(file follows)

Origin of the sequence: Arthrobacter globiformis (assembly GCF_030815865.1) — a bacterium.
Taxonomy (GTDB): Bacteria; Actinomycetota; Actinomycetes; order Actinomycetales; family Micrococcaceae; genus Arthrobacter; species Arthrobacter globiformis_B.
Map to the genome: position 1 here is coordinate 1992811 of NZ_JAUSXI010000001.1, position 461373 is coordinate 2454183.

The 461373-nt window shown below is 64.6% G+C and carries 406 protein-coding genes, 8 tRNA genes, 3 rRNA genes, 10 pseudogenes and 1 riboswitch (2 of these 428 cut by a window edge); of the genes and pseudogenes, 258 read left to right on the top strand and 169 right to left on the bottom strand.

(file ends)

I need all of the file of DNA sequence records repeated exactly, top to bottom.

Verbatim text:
Origin of the sequence: Arthrobacter globiformis (assembly GCF_030815865.1) — a bacterium.
Taxonomy (GTDB): Bacteria; Actinomycetota; Actinomycetes; order Actinomycetales; family Micrococcaceae; genus Arthrobacter; species Arthrobacter globiformis_B.
Map to the genome: position 1 here is coordinate 1992811 of NZ_JAUSXI010000001.1, position 461373 is coordinate 2454183.

The 461373-nt window shown below is 64.6% G+C and carries 406 protein-coding genes, 8 tRNA genes, 3 rRNA genes, 10 pseudogenes and 1 riboswitch (2 of these 428 cut by a window edge); of the genes and pseudogenes, 258 read left to right on the top strand and 169 right to left on the bottom strand.